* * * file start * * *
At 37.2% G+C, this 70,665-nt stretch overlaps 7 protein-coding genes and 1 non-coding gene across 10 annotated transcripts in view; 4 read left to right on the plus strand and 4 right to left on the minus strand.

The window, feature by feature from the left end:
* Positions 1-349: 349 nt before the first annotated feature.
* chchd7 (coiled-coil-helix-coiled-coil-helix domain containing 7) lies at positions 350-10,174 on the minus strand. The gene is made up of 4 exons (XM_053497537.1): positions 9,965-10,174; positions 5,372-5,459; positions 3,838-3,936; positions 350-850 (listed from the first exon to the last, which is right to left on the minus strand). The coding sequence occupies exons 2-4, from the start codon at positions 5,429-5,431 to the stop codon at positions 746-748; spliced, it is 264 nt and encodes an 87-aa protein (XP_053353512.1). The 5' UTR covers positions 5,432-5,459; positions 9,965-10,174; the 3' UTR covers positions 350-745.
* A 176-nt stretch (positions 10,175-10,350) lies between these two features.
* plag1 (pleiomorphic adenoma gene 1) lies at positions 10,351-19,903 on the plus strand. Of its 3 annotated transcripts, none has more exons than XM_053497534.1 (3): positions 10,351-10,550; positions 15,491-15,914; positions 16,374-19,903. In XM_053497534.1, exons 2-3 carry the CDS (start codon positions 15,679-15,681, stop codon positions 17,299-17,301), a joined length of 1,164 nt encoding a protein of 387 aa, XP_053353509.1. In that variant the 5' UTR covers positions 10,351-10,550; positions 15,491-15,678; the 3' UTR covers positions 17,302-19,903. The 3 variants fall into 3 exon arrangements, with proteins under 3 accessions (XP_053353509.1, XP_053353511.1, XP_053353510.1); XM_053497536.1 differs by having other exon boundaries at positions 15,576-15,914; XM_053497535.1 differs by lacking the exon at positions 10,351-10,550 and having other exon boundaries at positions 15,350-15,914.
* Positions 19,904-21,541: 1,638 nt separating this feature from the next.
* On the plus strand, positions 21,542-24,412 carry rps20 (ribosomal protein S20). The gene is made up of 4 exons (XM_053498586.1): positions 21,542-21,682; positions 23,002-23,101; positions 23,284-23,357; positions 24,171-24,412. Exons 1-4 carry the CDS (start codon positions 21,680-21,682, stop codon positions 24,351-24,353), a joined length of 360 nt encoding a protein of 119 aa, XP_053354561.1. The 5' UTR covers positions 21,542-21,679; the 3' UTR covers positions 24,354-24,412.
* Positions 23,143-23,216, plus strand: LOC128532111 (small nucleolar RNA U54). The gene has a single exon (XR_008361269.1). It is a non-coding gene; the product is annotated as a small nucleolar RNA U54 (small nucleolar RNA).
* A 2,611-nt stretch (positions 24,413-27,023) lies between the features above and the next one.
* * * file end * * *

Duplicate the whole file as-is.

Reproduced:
At 37.2% G+C, this 70,665-nt stretch overlaps 7 protein-coding genes and 1 non-coding gene across 10 annotated transcripts in view; 4 read left to right on the plus strand and 4 right to left on the minus strand.

The window, feature by feature from the left end:
* Positions 1-349: 349 nt before the first annotated feature.
* chchd7 (coiled-coil-helix-coiled-coil-helix domain containing 7) lies at positions 350-10,174 on the minus strand. The gene is made up of 4 exons (XM_053497537.1): positions 9,965-10,174; positions 5,372-5,459; positions 3,838-3,936; positions 350-850 (listed from the first exon to the last, which is right to left on the minus strand). The coding sequence occupies exons 2-4, from the start codon at positions 5,429-5,431 to the stop codon at positions 746-748; spliced, it is 264 nt and encodes an 87-aa protein (XP_053353512.1). The 5' UTR covers positions 5,432-5,459; positions 9,965-10,174; the 3' UTR covers positions 350-745.
* A 176-nt stretch (positions 10,175-10,350) lies between these two features.
* plag1 (pleiomorphic adenoma gene 1) lies at positions 10,351-19,903 on the plus strand. Of its 3 annotated transcripts, none has more exons than XM_053497534.1 (3): positions 10,351-10,550; positions 15,491-15,914; positions 16,374-19,903. In XM_053497534.1, exons 2-3 carry the CDS (start codon positions 15,679-15,681, stop codon positions 17,299-17,301), a joined length of 1,164 nt encoding a protein of 387 aa, XP_053353509.1. In that variant the 5' UTR covers positions 10,351-10,550; positions 15,491-15,678; the 3' UTR covers positions 17,302-19,903. The 3 variants fall into 3 exon arrangements, with proteins under 3 accessions (XP_053353509.1, XP_053353511.1, XP_053353510.1); XM_053497536.1 differs by having other exon boundaries at positions 15,576-15,914; XM_053497535.1 differs by lacking the exon at positions 10,351-10,550 and having other exon boundaries at positions 15,350-15,914.
* Positions 19,904-21,541: 1,638 nt separating this feature from the next.
* On the plus strand, positions 21,542-24,412 carry rps20 (ribosomal protein S20). The gene is made up of 4 exons (XM_053498586.1): positions 21,542-21,682; positions 23,002-23,101; positions 23,284-23,357; positions 24,171-24,412. Exons 1-4 carry the CDS (start codon positions 21,680-21,682, stop codon positions 24,351-24,353), a joined length of 360 nt encoding a protein of 119 aa, XP_053354561.1. The 5' UTR covers positions 21,542-21,679; the 3' UTR covers positions 24,354-24,412.
* Positions 23,143-23,216, plus strand: LOC128532111 (small nucleolar RNA U54). The gene has a single exon (XR_008361269.1). It is a non-coding gene; the product is annotated as a small nucleolar RNA U54 (small nucleolar RNA).
* A 2,611-nt stretch (positions 24,413-27,023) lies between the features above and the next one.